The office has been using the HP Designjet T1100 Printer for over two years and recently installed the new HP Designjet T1120 SD-MFP Multi-Function Printer. “Even though we’re an architectural firm, a lot of other people visit our office,” said Rojkind. “The HP printers are very practical solutions, not only for architects, but for photographers, graphic designers, industrial designers, everybody that’s involved in our projects. It’s incredible to see. The industrial designer prints a 1:1-scale chair for a restaurant we are doing, then the graphic designer prints a booklet, and we print a rendering. Mercedes Benz shot two of our projects as backgrounds for their recent marketing campaign, and Porsche was also here to do another of our buildings for their new Panamera model. We printed out their images on the HP Designjet T1120 SD-MFP, using HP Vivera ink and HP Premium Plus Satin Photo Paper, and the quality is amazing. So, if somebody is looking for precision lines, we have them; if somebody is looking for precision colours and great image quality, we have those too.”

Clean prints, with a satin matte feel

HP Premium Plus Satin Photo Paper is the paper that Rojkind prefers to print on. “Since we’re very picky about the way we present,” he said, “we experiment with a lot with different papers, but from the time we first started working with HP papers a couple of years ago, we selected HP Premium Plus Satin Photo Paper as one of our best. I like the satin matte feel to it. When you handle it, you don’t get the grease of your hands on the images. It works great. We also do tests of image durability, and this is important because I imagine clients having the renderings up on the wall for a long time. I have some images hanging in my office that I printed on the HP Designjet T1100 Printer two years ago, and they’re still perfect; the colours are still the same.” There are also three other papers that the architect uses regularly: “HP Super Heavyweight Plus Matte Paper is another one that works perfectly for final printing of renderings,” he said, “while HP Translucent Bond Paper is excellent for final complete sets of large-scale technical drawings. The one we like for everyday reviews and writing comments on is HP Bright White Inkjet Paper.”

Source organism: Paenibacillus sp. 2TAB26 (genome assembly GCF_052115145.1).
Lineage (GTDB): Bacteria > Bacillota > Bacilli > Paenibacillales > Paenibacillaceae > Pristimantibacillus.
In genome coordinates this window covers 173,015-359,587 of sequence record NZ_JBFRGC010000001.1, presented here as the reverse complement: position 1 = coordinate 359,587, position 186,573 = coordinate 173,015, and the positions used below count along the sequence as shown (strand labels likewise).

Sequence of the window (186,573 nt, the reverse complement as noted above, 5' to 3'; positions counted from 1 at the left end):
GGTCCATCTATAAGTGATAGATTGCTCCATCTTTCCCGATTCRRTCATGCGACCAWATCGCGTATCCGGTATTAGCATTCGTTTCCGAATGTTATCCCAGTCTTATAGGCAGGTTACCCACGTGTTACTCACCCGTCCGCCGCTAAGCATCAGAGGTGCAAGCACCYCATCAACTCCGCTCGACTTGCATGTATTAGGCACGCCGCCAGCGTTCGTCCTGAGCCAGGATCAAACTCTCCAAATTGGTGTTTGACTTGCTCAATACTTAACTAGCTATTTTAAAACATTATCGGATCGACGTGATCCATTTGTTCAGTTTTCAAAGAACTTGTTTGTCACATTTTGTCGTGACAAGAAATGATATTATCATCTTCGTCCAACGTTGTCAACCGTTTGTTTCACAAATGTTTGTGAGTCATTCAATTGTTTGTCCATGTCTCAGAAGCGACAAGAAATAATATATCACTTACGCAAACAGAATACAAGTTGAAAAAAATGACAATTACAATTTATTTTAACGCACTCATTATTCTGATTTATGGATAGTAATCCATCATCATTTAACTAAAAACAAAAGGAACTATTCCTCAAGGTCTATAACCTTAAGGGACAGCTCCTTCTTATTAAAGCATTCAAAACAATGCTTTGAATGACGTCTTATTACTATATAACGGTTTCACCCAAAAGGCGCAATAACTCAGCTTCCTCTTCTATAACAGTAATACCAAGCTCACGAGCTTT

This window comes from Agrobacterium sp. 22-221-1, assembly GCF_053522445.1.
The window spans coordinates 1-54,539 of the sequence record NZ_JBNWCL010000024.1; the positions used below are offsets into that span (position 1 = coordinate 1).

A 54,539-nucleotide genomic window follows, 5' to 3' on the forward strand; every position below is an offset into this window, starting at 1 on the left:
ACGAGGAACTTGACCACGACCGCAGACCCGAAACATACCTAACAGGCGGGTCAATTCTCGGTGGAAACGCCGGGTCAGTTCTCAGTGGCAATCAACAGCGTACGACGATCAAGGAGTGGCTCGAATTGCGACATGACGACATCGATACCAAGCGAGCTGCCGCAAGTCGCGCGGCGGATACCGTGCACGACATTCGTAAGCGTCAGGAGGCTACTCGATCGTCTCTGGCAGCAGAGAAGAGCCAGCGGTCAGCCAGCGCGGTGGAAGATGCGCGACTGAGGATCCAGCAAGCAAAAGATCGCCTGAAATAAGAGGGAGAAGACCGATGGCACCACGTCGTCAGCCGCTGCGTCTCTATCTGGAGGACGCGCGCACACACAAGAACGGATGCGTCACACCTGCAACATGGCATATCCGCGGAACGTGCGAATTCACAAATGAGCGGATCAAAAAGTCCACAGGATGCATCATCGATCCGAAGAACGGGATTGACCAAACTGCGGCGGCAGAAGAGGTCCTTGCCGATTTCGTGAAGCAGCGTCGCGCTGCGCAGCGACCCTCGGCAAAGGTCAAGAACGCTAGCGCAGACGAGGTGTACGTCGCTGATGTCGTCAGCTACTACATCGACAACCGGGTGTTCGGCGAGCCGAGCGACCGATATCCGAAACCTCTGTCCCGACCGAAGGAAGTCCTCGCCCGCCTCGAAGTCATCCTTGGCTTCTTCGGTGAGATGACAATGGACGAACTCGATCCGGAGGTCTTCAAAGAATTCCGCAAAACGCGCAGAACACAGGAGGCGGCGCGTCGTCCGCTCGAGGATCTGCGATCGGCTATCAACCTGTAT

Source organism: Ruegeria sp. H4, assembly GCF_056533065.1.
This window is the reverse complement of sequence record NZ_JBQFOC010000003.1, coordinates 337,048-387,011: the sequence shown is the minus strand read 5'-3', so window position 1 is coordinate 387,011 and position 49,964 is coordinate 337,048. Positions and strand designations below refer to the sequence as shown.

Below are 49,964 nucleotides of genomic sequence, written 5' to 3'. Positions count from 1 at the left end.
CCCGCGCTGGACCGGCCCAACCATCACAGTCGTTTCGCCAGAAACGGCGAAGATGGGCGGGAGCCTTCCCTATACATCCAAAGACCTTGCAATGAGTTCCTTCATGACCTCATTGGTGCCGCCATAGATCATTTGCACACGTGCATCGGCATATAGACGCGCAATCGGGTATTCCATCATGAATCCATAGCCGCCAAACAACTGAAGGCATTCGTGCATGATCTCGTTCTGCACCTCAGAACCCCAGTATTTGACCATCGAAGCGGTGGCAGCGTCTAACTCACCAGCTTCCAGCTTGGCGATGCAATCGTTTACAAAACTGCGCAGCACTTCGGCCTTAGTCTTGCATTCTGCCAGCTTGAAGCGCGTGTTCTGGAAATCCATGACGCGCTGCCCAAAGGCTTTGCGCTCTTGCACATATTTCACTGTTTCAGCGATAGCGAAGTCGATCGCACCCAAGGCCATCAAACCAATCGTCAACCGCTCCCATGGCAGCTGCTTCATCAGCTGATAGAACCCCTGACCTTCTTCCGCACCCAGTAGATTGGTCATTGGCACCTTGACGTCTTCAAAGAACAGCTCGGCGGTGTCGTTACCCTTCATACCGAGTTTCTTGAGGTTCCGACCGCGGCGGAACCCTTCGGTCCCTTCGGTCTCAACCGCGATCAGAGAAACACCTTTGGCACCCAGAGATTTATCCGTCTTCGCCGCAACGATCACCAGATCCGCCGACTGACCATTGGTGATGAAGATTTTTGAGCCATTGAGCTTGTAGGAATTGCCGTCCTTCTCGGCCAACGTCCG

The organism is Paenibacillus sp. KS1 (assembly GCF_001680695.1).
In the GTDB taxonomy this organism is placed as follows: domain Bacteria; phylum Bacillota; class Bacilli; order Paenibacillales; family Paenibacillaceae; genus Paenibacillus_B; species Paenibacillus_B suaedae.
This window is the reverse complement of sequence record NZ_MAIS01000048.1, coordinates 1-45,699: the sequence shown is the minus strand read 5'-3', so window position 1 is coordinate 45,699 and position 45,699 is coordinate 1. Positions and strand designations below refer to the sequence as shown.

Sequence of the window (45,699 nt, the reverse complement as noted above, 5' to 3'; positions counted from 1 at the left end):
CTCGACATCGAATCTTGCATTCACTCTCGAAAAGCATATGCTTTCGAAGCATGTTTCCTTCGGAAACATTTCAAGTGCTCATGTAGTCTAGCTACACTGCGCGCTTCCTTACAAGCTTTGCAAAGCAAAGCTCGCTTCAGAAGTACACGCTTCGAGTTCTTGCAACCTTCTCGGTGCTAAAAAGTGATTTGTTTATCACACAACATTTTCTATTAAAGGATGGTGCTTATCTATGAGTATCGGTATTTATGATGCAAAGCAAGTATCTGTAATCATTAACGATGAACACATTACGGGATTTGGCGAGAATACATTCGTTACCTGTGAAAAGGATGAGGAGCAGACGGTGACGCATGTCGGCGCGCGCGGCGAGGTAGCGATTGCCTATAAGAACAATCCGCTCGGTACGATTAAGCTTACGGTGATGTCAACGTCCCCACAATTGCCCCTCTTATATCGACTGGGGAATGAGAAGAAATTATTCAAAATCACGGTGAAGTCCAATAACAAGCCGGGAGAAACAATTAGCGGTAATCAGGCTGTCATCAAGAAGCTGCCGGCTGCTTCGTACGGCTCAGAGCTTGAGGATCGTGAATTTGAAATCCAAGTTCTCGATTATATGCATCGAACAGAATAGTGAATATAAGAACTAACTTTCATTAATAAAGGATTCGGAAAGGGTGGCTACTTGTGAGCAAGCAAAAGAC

Quickly converting sketches to drawing files

Rojkind wishes his office had already had its new HP Designjet T1120 SD-MFP Multi-Function Printer when the Tamayo Museum project was being developed. “The new machine includes a scanner,” he said. “If we had had that at the time, things would have been even easier. It would have saved us time. Before, I would sketch something and give it to the team, and then they would redo it on the computer. Now they just scan it, and it’s converted to a .dxf or .dwg file. We’re getting the drawing files straight from the scanner, and the transformation makes it an incredibly fast process.” He also highlighted the ability to communicate with the HP printers though the Internet using HP Web Jetadmin software. “It’s something I really love,” he said. “You’re monitoring everything that is being printed: from which computer a file was sent, who printed what, at what time. Sometimes I go to one of the people in the office and say, ‘What about this? It was printed outside of office hours!’—just to see their reaction,” Rojkind smiled. “If I’m doing a lecture in some other country, I can obviously talk to my staff on the phone, but I can also see exactly what they were printing, which is a really nice feature to have.”

Financial crisis with a silver lining

The architect sees big changes taking place in the industry and suggests that the worldwide economic downturn is likely to bring about positive developments in the long-run. “Everybody talks about the crisis, and a lot of people who were investing in real estate are not doing so anymore. Clients are saving their money for other things. We’re going through a tough phase, but I think it will bring us back to reality. Buildings that are simply beautiful will no longer be built. They will need to have a lot of different things interweaved in them besides being just nice buildings. In the recent boom years, it was absurd, all this competition about who had the biggest building and the most expensive building and the most important museum in the world. Now we’re going to go back to basics, to the questions, ‘Is the building doing something social? Is it doing something sustainable? Is it doing something for the community?’ If these different aspects are all tied in, then the projects will go ahead. The architect needs to bring in the investors, government, environmentalists, sociologists. Architectural projects will need to pass tougher criteria before approval. Sustainability-wise, I’m thinking a step further: not only will buildings produce their own energy, they’ll also generate energy for the community around them. ‘What will a building be able to produce for others, besides the building?’ I think this is something we will be hearing in the near future and which will actually make a difference. It’s another element to make up the building’s soul.”